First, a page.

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What do you do with a smart kid...


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who doesn't always seem so smart?

I've got a 7th grader who works independently; standardized test scores off the chart; I know he's bright, but not a lot of common sense or "street smarts." His school work peaks and valleys, some math tests all correct, some D material! Doesn't do great all the time in grammar, but every question on the ITBS was correct in that area. I'm trying to figure out if this is a common pattern, maybe I should take a different approach (now lots of reading, plus texts that he can self study in), I don't know, just wondering if there was something I should be doing differently since it seems like I'm dealing with 2 different kids at times!

thanks for any words of wisdom...

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Personally, I know of only one thing that will help his issues...time and maturity. Mostly because I WAS that book-smart, tests-well kid with nil common sense. :D


One things that might have helped me sooner (like, before I went to and early admission program for college at 16 and made C's, landed on academic probation and then lost my scholarship and had to go back to high school) would have been explicit teaching of study skills and how to study--when you seldom encounter challenging material, you may not know what to do with it when you do. Things like how to organize study time, different study strategies, and how to know when to ask for help.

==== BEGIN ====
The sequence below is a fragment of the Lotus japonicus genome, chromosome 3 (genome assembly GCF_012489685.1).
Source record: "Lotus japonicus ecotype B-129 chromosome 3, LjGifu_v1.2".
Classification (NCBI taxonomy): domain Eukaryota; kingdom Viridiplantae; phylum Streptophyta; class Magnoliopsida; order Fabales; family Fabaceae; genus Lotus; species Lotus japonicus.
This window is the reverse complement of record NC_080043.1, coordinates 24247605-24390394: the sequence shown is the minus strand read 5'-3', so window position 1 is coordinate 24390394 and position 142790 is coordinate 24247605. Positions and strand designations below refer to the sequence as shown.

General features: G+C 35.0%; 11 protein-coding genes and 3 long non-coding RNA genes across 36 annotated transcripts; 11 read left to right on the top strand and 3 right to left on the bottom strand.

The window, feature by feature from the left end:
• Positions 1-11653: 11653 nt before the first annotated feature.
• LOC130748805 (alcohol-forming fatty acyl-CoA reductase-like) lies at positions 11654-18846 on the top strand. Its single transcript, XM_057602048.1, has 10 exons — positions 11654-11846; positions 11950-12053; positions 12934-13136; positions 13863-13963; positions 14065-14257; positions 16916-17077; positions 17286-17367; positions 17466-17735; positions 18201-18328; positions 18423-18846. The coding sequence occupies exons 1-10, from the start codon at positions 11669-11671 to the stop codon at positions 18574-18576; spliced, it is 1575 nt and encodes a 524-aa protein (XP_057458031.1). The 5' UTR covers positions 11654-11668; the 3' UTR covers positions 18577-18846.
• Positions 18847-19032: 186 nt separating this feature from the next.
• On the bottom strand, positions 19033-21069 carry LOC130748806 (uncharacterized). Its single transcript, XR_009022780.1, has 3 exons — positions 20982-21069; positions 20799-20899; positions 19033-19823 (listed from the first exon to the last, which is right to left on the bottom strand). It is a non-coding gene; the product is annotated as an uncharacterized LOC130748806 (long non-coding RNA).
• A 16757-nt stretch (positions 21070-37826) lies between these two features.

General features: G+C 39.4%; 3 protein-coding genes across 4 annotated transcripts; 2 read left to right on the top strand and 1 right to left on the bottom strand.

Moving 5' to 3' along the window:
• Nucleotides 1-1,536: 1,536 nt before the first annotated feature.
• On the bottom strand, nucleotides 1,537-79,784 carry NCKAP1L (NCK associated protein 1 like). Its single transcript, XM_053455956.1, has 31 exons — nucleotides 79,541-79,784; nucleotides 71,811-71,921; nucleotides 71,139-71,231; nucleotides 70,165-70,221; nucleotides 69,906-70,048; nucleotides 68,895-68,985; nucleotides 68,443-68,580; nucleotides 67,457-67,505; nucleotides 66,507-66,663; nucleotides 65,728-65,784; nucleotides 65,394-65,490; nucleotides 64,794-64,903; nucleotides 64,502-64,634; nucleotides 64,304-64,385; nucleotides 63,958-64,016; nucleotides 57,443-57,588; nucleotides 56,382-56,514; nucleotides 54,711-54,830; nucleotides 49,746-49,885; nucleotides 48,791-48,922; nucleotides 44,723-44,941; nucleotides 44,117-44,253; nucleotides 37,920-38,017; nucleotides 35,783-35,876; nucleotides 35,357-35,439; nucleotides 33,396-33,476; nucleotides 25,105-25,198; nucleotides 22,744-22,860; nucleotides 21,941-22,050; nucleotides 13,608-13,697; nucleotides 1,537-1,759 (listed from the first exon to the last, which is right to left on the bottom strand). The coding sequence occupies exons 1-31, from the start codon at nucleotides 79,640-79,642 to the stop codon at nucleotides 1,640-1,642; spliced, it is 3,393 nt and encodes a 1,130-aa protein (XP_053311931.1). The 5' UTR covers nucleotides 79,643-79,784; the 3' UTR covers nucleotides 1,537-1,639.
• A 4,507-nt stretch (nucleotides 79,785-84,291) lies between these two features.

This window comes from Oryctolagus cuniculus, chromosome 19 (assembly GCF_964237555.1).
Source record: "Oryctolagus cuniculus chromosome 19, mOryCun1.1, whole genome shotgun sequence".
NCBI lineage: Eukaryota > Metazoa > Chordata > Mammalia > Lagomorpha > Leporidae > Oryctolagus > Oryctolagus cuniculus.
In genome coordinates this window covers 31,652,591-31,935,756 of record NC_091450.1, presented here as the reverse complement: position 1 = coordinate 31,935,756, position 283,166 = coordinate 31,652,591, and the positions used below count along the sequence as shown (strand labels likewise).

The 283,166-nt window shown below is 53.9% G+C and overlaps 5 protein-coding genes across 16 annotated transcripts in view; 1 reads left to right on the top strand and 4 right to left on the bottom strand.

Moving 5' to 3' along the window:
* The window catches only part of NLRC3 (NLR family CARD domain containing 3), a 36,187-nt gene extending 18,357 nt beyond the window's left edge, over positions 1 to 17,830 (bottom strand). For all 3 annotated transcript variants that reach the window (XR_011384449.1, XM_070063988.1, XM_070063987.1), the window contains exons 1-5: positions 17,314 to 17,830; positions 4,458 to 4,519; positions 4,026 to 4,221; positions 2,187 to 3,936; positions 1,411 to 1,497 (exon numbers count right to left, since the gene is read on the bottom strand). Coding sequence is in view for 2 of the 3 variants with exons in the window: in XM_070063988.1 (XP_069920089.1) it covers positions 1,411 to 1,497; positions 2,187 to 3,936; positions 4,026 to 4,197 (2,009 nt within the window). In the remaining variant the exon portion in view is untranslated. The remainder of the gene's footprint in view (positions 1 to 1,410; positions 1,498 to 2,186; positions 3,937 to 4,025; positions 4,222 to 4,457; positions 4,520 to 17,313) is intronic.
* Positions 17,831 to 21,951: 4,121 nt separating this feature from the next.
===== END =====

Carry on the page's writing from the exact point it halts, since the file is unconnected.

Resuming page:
He may make the occasional "D" because he ran into a concept he didn't "get" or didn't understand right away (before the mistakes were made). Or, it could be he doesn't apply himself consistently. Have you talked with him about his thought processes leading up to it when he's made a bad grade? It can help if you can figure out what's going on inside his head (I realize this is easier said than done).


Another thing that would have helped me when I ran into early roadblocks was explicit instruction in and supervision of my time management skills. I picked that sort of thing up (to the extent I have) in the military. Nuke school required very set amounts of time be devoted to study, and it was all logged and recorded. That's also where I was explicitly taught study skills...my second stab at college I graduated summa cum laude.

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Ravin, thanks for your response. I can tell you know what you're talking about because you have nailed who my kid is!

We've had intermittent conversations about how to study, how to pick out the important stuff and write it down so you can learn it later; and yes, ask for help!! A few months ago, I was exasperated when I found out he had spent 2 hours doing math because he couldn't figure something out. And, I think he does not apply himself all the time... time management, totally right there too. Again, not too long ago, he had been in his room all morning doing schoolwork and what was completed? English. He finally admitted he had been birdwatching most of the time.

Over the summer, we'll review this stuff.. studying, knowing when you are stuck, no half hearted efforts, planning your day...

I kept thinking, is he doing too little, too much, too dull, too overwhelming? thanks for the encouragement; if all he needs is some slight handholding to get his brain on a straighter path, I can handle it.


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